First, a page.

A rooster crows in the morning, at sunrise, to signal a brand new day, and in metaphorical essence, hope. The rooster that was crowing last week was Mississippi Legislative Black Caucus Chair Rep. Phillip West, D-Natchez. His exuberance comes from the news of the House Committee assignments announced on January 15, 2004. In the announcement, made on the 75th birthday of The Reverend Dr. Martin Luther King, Jr., African-American legislators made historic quantitative gains in the Mississippi House of Representatives.
For the first time in the modern era an African-American will chair one of the "money" committees in the House. Rep. Percy Watson, D-Hattiesburg, a 24-year veteran of the Legislature, will chair the powerful House Ways and Means Committee. This is the committee that determines how the state of Mississippi will generate revenues to operate and which state institutions and projects will be funded through bond monies.
Not only was the Watson appointment significant, but also the fact that twelve of the 35 members of the MLBC are now chairs of committees, up from six, and another fifteen were selected as vice-chairs. That means 27 African-American legislators have leadership positions in the Mississippi House of Representatives, the highest number since Reconstruction. I guess that would be something to crow about.
However, blacks in the Senate did not fair as well, with several former chairs being demoted to vice-chairmanships, or no leadership position at all in the very committee they once presided over. Case in point, Sen. Alice Harden, D-Jackson, was demoted from chair of the Senate Education Committee to just a regular member. However, she did better that most, securing the chairmanship of the Universities and Colleges Committee, which she is more than qualified to handle.
So for West to exclaim at a meeting the next morning, "For those who say the caucus is not doing anything, look at what we have accomplished just yesterday," he may be taking an excessive liberty with what really happened last week. First of all, Dr. King reminded us to never be satisfied until all of us receive the all the benefits offered as citizens of this state and this country, so, in a holistic sense, we should not be happy if Black House members get promoted while Black Senators get demoted.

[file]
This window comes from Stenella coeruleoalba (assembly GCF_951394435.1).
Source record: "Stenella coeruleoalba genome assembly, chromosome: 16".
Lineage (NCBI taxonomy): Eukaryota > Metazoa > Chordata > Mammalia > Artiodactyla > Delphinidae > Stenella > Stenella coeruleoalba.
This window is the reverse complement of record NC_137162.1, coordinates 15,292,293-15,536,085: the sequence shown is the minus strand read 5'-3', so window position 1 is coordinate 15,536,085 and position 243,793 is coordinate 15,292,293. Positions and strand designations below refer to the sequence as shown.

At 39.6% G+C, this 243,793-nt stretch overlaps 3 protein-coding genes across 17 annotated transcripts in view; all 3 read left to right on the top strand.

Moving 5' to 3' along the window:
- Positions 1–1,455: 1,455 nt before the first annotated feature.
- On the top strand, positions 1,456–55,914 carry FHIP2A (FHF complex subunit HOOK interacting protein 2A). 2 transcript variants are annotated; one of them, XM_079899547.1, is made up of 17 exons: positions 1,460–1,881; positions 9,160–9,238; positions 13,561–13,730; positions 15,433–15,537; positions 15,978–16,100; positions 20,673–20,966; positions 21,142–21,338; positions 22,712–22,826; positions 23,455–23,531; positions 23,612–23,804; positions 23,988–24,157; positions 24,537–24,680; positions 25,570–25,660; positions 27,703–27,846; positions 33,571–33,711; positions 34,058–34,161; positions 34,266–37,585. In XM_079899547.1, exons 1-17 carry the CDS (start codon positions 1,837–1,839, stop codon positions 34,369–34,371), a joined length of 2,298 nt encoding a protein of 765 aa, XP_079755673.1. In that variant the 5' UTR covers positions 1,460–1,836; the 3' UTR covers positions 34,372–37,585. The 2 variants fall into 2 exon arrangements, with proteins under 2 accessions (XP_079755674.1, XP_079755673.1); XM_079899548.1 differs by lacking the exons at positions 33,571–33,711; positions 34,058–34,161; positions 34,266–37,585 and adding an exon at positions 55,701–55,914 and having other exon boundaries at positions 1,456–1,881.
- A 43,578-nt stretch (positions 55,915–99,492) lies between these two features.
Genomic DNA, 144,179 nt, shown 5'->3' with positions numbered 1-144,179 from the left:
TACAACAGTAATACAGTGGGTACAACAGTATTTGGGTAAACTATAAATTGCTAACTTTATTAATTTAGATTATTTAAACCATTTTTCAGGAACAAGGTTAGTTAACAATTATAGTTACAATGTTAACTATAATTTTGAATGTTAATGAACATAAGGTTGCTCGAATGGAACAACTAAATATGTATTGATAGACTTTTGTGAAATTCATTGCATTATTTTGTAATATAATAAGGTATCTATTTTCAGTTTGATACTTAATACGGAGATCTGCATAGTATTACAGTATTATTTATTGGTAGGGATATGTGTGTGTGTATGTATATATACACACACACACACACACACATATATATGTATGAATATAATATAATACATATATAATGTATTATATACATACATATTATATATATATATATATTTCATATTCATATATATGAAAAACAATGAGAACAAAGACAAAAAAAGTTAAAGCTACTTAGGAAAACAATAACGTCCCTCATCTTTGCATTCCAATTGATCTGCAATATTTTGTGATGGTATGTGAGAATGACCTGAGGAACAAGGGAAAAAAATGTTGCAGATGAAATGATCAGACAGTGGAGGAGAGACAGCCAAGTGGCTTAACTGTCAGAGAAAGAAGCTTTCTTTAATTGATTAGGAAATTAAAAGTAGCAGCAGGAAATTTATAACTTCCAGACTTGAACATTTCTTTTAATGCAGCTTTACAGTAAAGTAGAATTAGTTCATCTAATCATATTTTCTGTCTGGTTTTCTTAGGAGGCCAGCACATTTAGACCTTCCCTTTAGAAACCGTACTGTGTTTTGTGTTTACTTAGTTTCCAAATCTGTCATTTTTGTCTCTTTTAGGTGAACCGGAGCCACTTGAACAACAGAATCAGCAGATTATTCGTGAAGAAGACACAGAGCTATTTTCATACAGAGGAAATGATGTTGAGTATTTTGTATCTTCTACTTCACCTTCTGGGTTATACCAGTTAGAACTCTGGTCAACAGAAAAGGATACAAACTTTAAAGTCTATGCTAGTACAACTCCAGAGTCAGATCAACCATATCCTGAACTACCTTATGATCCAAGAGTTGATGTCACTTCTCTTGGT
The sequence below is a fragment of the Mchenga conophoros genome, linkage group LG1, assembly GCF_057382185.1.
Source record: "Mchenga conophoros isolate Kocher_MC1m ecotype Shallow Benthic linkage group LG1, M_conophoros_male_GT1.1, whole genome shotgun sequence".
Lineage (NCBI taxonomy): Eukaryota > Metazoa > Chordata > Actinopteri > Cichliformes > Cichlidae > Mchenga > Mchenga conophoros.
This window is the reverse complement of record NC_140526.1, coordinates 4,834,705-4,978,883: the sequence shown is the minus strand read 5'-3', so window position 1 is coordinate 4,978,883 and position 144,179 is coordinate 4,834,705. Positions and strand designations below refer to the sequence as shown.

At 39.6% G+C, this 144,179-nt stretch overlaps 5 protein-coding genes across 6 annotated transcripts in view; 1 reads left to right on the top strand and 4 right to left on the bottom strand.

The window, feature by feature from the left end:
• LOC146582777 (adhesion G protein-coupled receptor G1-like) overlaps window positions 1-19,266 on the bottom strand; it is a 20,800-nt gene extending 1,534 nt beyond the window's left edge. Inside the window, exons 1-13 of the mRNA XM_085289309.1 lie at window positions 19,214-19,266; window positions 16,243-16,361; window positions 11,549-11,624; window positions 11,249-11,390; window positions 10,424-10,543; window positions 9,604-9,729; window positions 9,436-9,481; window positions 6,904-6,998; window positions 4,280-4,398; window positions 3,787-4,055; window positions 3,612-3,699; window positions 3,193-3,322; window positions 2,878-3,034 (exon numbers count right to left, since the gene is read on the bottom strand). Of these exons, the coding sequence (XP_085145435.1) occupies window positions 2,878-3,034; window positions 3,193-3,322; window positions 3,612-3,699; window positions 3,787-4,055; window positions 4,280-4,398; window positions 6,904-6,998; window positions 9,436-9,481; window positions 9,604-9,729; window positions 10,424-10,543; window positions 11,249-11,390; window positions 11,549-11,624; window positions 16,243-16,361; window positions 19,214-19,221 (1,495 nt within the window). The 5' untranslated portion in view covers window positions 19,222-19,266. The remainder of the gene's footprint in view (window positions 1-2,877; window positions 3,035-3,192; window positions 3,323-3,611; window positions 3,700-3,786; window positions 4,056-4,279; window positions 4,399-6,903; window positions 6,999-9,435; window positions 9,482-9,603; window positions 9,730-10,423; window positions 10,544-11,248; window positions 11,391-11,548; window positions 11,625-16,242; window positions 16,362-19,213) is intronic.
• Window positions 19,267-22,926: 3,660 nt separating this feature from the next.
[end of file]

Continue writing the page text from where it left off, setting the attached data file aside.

Second, if the MLBC had really lobbied and used their political clout to acquire these leadership gains, then this would be a significant victory. Alas, more credit should be given to the will of God touching the Speaker of the House's heart rather than the political will of the largest black delegation in the nation.
Third, staying with the poultry analogies, let us not count these chickens before they are hatched. In other words, it is one thing to be given this charge of leadership; it is another thing to effectuate change with it. That is the challenge set before the MLBC as these men and women assume their rightful place at the table of public policy decision-making for Mississippi. May they remember the 1.1 million people they represent in all the legislation they review and propose over the next four years and not be consumed by the narcotic of power and prestige.
When Jabez prayed his famous prayer that was answered by God, one of the things he asked for was that his territory be enlarged. Since there is no other mention of him in the later books of the Bible, it is assumed that he did not squander his blessing and he lived happily ever after. It is my prayer that those who have receive the gift of expanded responsibility will do as Jabez and not waste it. Then we, as a people, would really have something to crow about.